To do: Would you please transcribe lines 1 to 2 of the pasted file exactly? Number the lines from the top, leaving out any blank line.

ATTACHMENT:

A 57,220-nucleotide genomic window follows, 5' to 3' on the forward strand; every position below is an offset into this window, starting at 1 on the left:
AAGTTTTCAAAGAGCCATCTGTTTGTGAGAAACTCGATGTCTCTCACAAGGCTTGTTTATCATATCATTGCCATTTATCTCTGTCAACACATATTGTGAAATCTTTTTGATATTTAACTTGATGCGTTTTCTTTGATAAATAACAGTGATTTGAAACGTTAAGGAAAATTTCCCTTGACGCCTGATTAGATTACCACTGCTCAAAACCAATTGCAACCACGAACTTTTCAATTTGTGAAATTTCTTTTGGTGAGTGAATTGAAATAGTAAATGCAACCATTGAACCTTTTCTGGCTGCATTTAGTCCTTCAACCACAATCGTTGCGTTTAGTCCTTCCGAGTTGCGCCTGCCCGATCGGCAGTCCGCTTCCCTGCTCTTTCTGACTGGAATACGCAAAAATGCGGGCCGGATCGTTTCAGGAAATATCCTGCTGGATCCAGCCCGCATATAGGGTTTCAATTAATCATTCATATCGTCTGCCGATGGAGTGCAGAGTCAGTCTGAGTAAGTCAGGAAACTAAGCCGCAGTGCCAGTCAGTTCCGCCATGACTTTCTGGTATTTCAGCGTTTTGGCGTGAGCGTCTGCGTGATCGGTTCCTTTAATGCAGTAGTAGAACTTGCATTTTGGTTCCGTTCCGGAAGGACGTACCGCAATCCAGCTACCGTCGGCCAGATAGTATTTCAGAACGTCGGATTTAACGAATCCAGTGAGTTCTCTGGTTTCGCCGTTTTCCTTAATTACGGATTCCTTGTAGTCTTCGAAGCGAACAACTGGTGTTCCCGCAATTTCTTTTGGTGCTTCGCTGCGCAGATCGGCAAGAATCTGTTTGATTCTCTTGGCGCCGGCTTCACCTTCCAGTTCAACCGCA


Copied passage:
A 57,220-nucleotide genomic window follows, 5' to 3' on the forward strand; every position below is an offset into this window, starting at 1 on the left:
AAGTTTTCAAAGAGCCATCTGTTTGTGAGAAACTCGATGTCTCTCACAAGGCTTGTTTATCATATCATTGCCATTTATCTCTGTCAACACATATTGTGAAATCTTTTTGATATTTAACTTGATGCGTTTTCTTTGATAAATAACAGTGATTTGAAACGTTAAGGAAAATTTCCCTTGACGCCTGATTAGATTACCACTGCTCAAAACCAATTGCAACCACGAACTTTTCAATTTGTGAAATTTCTTTTGGTGAGTGAATTGAAATAGTAAATGCAACCATTGAACCTTTTCTGGCTGCATTTAGTCCTTCAACCACAATCGTTGCGTTTAGTCCTTCCGAGTTGCGCCTGCCCGATCGGCAGTCCGCTTCCCTGCTCTTTCTGACTGGAATACGCAAAAATGCGGGCCGGATCGTTTCAGGAAATATCCTGCTGGATCCAGCCCGCATATAGGGTTTCAATTAATCATTCATATCGTCTGCCGATGGAGTGCAGAGTCAGTCTGAGTAAGTCAGGAAACTAAGCCGCAGTGCCAGTCAGTTCCGCCATGACTTTCTGGTATTTCAGCGTTTTGGCGTGAGCGTCTGCGTGATCGGTTCCTTTAATGCAGTAGTAGAACTTGCATTTTGGTTCCGTTCCGGAAGGACGTACCGCAATCCAGCTACCGTCGGCCAGATAGTATTTCAGAACGTCGGATTTAACGAATCCAGTGAGTTCTCTGGTTTCGCCGTTTTCCTTAATTACGGATTCCTTGTAGTCTTCGAAGCGAACAACTGGTGTTCCCGCAATTTCTTTTGGTGCTTCGCTGCGCAGATCGGCAAGAATCTGTTTGATTCTCTTGGCGCCGGCTTCACCTTCCAGTTCAACCGCA